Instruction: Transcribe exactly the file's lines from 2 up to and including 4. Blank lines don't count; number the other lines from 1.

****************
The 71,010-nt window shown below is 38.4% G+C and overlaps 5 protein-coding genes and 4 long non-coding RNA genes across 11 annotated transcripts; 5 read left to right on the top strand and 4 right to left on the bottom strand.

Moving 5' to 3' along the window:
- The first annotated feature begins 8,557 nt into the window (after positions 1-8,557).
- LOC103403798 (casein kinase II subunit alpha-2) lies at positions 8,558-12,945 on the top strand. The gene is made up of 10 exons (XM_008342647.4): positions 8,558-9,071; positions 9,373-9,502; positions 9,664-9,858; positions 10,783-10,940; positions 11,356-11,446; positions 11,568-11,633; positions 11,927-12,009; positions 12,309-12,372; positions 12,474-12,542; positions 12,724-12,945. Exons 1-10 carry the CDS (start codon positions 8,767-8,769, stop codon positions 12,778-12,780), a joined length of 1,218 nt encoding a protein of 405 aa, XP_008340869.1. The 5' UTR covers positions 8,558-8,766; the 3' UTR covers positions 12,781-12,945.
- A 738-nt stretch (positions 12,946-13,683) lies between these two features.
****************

Moving 5' to 3' along the window:
- The first annotated feature begins 8,557 nt into the window (after positions 1-8,557).
- LOC103403798 (casein kinase II subunit alpha-2) lies at positions 8,558-12,945 on the top strand. The gene is made up of 10 exons (XM_008342647.4): positions 8,558-9,071; positions 9,373-9,502; positions 9,664-9,858; positions 10,783-10,940; positions 11,356-11,446; positions 11,568-11,633; positions 11,927-12,009; positions 12,309-12,372; positions 12,474-12,542; positions 12,724-12,945. Exons 1-10 carry the CDS (start codon positions 8,767-8,769, stop codon positions 12,778-12,780), a joined length of 1,218 nt encoding a protein of 405 aa, XP_008340869.1. The 5' UTR covers positions 8,558-8,766; the 3' UTR covers positions 12,781-12,945.